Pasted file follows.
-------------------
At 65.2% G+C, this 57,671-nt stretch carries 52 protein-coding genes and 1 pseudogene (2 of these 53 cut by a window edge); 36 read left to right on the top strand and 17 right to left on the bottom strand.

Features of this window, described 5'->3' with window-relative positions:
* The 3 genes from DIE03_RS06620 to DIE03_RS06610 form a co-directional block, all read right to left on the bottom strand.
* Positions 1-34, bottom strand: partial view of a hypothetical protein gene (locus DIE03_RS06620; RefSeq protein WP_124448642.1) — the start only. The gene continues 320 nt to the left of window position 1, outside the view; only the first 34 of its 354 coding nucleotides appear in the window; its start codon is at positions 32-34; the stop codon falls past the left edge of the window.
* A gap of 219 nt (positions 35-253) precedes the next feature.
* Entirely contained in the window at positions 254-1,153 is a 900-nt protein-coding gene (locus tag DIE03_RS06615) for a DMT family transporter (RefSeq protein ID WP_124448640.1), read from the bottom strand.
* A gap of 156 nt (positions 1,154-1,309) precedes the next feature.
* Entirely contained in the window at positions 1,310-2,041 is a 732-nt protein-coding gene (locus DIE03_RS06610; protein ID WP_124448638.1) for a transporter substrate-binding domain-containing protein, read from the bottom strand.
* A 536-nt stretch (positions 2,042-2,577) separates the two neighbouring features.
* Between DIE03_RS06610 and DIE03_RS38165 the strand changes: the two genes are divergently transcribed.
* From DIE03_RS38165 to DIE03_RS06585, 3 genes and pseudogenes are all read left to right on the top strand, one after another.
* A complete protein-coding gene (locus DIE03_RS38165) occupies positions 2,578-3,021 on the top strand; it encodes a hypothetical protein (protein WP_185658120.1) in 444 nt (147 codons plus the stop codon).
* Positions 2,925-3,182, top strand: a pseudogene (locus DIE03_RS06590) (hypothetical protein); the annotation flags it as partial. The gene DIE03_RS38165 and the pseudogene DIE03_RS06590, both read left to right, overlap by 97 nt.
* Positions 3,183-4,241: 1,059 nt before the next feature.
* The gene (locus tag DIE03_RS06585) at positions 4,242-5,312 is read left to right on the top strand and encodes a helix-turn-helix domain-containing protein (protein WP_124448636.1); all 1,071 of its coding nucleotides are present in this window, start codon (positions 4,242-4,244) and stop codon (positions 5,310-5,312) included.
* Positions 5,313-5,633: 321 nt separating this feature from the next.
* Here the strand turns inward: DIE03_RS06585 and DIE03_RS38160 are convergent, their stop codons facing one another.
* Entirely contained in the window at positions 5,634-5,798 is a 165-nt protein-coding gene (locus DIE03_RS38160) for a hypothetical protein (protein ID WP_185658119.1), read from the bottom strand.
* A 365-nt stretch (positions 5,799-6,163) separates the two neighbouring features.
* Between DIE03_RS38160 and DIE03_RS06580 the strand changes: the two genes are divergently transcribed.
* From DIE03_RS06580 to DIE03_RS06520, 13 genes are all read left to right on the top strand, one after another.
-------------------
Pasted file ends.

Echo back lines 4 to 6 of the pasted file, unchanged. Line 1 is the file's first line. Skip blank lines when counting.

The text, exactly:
* Positions 1-34, bottom strand: partial view of a hypothetical protein gene (locus DIE03_RS06620; RefSeq protein WP_124448642.1) — the start only. The gene continues 320 nt to the left of window position 1, outside the view; only the first 34 of its 354 coding nucleotides appear in the window; its start codon is at positions 32-34; the stop codon falls past the left edge of the window.
* A gap of 219 nt (positions 35-253) precedes the next feature.
* Entirely contained in the window at positions 254-1,153 is a 900-nt protein-coding gene (locus tag DIE03_RS06615) for a DMT family transporter (RefSeq protein ID WP_124448640.1), read from the bottom strand.